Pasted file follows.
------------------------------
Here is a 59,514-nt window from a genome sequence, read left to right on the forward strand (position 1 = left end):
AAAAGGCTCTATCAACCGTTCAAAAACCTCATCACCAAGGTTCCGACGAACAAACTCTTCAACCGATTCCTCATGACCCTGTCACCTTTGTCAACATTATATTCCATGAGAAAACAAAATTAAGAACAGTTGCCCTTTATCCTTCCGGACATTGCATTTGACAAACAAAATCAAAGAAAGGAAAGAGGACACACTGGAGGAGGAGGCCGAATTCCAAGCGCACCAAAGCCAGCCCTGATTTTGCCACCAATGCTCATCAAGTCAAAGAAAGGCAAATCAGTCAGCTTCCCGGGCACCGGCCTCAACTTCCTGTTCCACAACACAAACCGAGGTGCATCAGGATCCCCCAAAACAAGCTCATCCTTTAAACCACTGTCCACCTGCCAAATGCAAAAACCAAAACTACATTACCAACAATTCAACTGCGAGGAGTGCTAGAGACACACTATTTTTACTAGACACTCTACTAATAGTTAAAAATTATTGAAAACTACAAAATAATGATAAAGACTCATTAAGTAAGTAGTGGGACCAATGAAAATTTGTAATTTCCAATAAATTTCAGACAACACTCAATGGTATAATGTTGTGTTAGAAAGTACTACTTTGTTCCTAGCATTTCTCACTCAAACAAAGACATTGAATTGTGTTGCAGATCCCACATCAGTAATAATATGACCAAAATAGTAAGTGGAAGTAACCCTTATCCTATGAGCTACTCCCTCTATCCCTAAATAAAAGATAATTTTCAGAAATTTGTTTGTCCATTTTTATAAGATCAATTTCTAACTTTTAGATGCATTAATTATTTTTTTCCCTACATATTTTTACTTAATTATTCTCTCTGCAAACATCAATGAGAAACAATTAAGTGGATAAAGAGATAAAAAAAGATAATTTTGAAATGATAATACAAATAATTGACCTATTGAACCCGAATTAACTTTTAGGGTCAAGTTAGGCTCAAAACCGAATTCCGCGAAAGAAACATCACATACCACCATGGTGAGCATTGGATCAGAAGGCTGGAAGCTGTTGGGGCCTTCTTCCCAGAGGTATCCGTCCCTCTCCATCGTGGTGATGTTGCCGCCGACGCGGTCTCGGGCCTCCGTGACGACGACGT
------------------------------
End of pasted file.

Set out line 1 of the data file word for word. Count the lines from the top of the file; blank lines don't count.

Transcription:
Here is a 59,514-nt window from a genome sequence, read left to right on the forward strand (position 1 = left end):